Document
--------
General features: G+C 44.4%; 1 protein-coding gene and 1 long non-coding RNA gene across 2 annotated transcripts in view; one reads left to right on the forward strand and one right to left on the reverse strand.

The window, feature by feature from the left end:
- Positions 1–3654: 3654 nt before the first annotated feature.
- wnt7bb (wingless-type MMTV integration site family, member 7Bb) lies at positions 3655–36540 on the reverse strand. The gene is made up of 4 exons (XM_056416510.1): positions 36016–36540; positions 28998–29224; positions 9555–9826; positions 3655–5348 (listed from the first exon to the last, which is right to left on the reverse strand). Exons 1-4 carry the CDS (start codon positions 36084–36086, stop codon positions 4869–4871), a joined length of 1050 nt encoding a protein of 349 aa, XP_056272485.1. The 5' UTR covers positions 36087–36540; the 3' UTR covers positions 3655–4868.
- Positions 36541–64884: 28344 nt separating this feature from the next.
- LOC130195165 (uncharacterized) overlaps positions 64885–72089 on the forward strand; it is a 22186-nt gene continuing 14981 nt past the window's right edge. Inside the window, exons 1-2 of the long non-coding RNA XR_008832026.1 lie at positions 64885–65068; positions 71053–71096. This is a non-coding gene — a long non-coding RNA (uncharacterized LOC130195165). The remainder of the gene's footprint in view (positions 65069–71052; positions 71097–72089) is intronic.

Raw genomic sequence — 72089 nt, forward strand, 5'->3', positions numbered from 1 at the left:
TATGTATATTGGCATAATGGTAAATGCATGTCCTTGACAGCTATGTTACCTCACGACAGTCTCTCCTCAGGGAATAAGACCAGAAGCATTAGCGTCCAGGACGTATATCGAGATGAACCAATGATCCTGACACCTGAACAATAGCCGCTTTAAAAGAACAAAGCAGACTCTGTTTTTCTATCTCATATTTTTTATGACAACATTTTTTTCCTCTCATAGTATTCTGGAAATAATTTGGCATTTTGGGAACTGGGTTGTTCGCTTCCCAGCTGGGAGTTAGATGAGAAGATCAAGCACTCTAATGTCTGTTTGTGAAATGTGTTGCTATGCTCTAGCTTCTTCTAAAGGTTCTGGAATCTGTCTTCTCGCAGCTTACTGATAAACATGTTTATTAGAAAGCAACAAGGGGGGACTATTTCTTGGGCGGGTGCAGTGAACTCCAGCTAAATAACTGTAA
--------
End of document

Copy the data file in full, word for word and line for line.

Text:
General features: G+C 44.4%; 1 protein-coding gene and 1 long non-coding RNA gene across 2 annotated transcripts in view; one reads left to right on the forward strand and one right to left on the reverse strand.

The window, feature by feature from the left end:
- Positions 1–3654: 3654 nt before the first annotated feature.
- wnt7bb (wingless-type MMTV integration site family, member 7Bb) lies at positions 3655–36540 on the reverse strand. The gene is made up of 4 exons (XM_056416510.1): positions 36016–36540; positions 28998–29224; positions 9555–9826; positions 3655–5348 (listed from the first exon to the last, which is right to left on the reverse strand). Exons 1-4 carry the CDS (start codon positions 36084–36086, stop codon positions 4869–4871), a joined length of 1050 nt encoding a protein of 349 aa, XP_056272485.1. The 5' UTR covers positions 36087–36540; the 3' UTR covers positions 3655–4868.
- Positions 36541–64884: 28344 nt separating this feature from the next.
- LOC130195165 (uncharacterized) overlaps positions 64885–72089 on the forward strand; it is a 22186-nt gene continuing 14981 nt past the window's right edge. Inside the window, exons 1-2 of the long non-coding RNA XR_008832026.1 lie at positions 64885–65068; positions 71053–71096. This is a non-coding gene — a long non-coding RNA (uncharacterized LOC130195165). The remainder of the gene's footprint in view (positions 65069–71052; positions 71097–72089) is intronic.

Raw genomic sequence — 72089 nt, forward strand, 5'->3', positions numbered from 1 at the left:
TATGTATATTGGCATAATGGTAAATGCATGTCCTTGACAGCTATGTTACCTCACGACAGTCTCTCCTCAGGGAATAAGACCAGAAGCATTAGCGTCCAGGACGTATATCGAGATGAACCAATGATCCTGACACCTGAACAATAGCCGCTTTAAAAGAACAAAGCAGACTCTGTTTTTCTATCTCATATTTTTTATGACAACATTTTTTTCCTCTCATAGTATTCTGGAAATAATTTGGCATTTTGGGAACTGGGTTGTTCGCTTCCCAGCTGGGAGTTAGATGAGAAGATCAAGCACTCTAATGTCTGTTTGTGAAATGTGTTGCTATGCTCTAGCTTCTTCTAAAGGTTCTGGAATCTGTCTTCTCGCAGCTTACTGATAAACATGTTTATTAGAAAGCAACAAGGGGGGACTATTTCTTGGGCGGGTGCAGTGAACTCCAGCTAAATAACTGTAA